Besides all of that, work is the same. I am feeling pretty under the weather this week though, So after work, I went straight into my room to lie down, and that’s where I’ve been all afternoon. The ATM is on the fritz. It woke me up at 5:30 this morning blasting an advertisement (or maybe instructions to use it?) in Mandarin. I can still here it going now, but I’m going to turn on my air conditioner soon, and that usually drowns it out. received_10158936399545057.jpeg


So, I’ve decided to stagger my writings a bit, just so I don’t have a bunch of entries that all say “same old same old”. I’ll still write several times a week and if something important happens though.

Yesterday we spent a while labeling and staking over 200 tomato plants. We also cleaned out a growth chamber and turned off its cooling system to kill any leftover bugs. A little time was spent cleaning and reorganizing them too.

Today we cleaned the chamber up some more then booted it back up to load all the tomato plants in. It took two truckloads to move them all. By the time the second load came, it was starting to rain, and we unloaded quickly and spent some time indoors to organize them in the chambers. It dumped quite a bit of rain, but I was really just a cloudburst since it had all but stopped when I left an hour and a half later. I did feel bad because Hank and I had to ride his motorcycle back, and he lent me his coat, so he got pretty wet from the puddles and the little bit that was still coming down.

In other news, it’s now mango season. Apparently, mangos here are like squash and zucchini back home. Everyone’s grows at once so everybody is trying to get rid of a bit. I’ve received 4 mangos, a passion fruit, a banana, and an ear of corn the last few days, all grown locally in my coworker’s gardens. Honestly, I had no idea how to cut or eat the mangos or passion fruit, so mostly I just peeled the skin off or cut them open then ate it over the sink. They’re incredible. If you’re ever offered a ripe mango, never, ever say no. The passion fruit was super weird. I had to look up pictures to make sure the one I had gotten wasn’t sick or infested with something. It was pretty good, but definitely not what I expected.

We have a new intern arriving tonight. All that I’ve heard is that she a grad student from Florida and that she should be in around 11 pm. There have actually been quite a few new faces around as there are a few positions open for an interview. One applicant is a man from Germany named Lutz, who gave a presentation on the gender wage gap in Kenya a few days ago. I’ve heard through the grapevine that most new interns should be coming next week, but besides the one tonight, that was everything I could find out, so I’ll guess we’ll wait and see. 20170628_105748.jpg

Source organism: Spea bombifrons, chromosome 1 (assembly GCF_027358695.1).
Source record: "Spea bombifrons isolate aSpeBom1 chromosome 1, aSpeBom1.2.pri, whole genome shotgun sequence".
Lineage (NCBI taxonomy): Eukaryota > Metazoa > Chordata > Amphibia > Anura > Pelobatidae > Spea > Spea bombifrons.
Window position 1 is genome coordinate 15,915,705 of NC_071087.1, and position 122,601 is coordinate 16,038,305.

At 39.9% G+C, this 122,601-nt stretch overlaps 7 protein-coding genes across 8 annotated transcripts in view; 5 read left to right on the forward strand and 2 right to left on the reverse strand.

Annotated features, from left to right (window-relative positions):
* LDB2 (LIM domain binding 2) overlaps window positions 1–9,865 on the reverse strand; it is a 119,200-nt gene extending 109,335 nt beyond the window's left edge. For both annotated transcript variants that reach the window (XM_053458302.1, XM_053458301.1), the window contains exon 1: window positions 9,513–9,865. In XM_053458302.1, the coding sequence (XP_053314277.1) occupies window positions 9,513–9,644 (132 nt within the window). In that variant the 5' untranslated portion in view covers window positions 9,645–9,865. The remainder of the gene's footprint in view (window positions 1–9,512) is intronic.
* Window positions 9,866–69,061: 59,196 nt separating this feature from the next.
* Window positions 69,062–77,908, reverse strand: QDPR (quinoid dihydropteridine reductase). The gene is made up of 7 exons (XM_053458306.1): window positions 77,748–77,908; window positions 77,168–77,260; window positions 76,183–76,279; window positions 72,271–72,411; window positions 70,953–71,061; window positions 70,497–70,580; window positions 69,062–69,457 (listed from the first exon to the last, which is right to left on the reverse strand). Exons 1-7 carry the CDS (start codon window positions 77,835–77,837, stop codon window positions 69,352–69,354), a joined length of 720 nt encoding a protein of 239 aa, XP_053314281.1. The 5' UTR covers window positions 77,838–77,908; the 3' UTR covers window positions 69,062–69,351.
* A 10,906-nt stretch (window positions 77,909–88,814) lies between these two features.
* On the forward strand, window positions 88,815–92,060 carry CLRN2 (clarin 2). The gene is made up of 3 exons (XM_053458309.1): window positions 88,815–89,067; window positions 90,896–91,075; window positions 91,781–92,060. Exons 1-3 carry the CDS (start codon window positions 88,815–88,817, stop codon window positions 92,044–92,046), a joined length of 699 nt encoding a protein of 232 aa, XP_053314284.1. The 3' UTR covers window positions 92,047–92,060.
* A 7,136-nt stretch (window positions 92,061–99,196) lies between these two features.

Good news today! An entire test group of eggplant came back with high whitefly mortality rates, just shy of 100% actually, and no eggs. Dr. Mohamed had us go back and start a second test on them right away. It will run for 2 days, then we’ll check again.

Besides that, the day went like normal. I tried the Taiwanese version of a snow cone. It was shaved ice that tasted a bit like bubblegum flavoring, with bits of dried fruit and peanuts in it. It was definitely nice since its just been getting steadily hotter here.

The Malaysian Night Herons have started to leave their nests, which is kind of unsettling. Every time I see a clutch of them milling around in the shade it freaks me out for a second. They’re pretty big birds and still have that mangy new baby bird look, so seeing them in the shadows out of the corner of your eye can be startling. I also caught a baby lizard today. I let it go right after, but there are tons of them here. I saw one in my room, and I’m hoping it will eat the mosquitos.



Only a few new things today. When I got to lunch, I found the cafeteria full of American high schoolers! They didn’t stay very long, but apparently, they were just there as part of a tour of Taiwan. Right after lunch they all piled into a bunch of taxis and left.

There’s someone new living down the hall, I noticed food in the shared fridge tonight. Hopefully, I can figure out who and say hi.

Hank and I helped another co-worker today by examining entire tomato plants for whitefly larvae and molted skins. Besides that, we also examined pepper leaves for eggs and counted mortality. Nothing new to report beyond that.received_1820610697953323.jpeg


Well, I certainly made up for all the nothing I did yesterday! I woke up a little later, but had eaten and was ready to go before 1. Then, I hopped in a car with two coworkers, Tim and Olivia, and Tim’s two daughters. After about an hours drive south, we reached our destination and climbed out. Tim hadn’t mentioned what we were doing, but apparently, we were meeting some others to go to a fish market! I don’t think I’ve felt more out of place since getting here! It was a crowded place with shelves full of fish, eels, crabs, shrimp, snails, and clams of varying aliveness. At one point a large shrimp tried to jump to freedom and hit my leg. I also got spit on by quite a few clams. The smell where the fresh fish was wasn’t so bad. It was only when you got to the dried section that it got very strong. At one point, I was almost grateful to the vendor smoking, since it dispelled it a bit. It was hot and humid, but there was also a breeze, which was nice.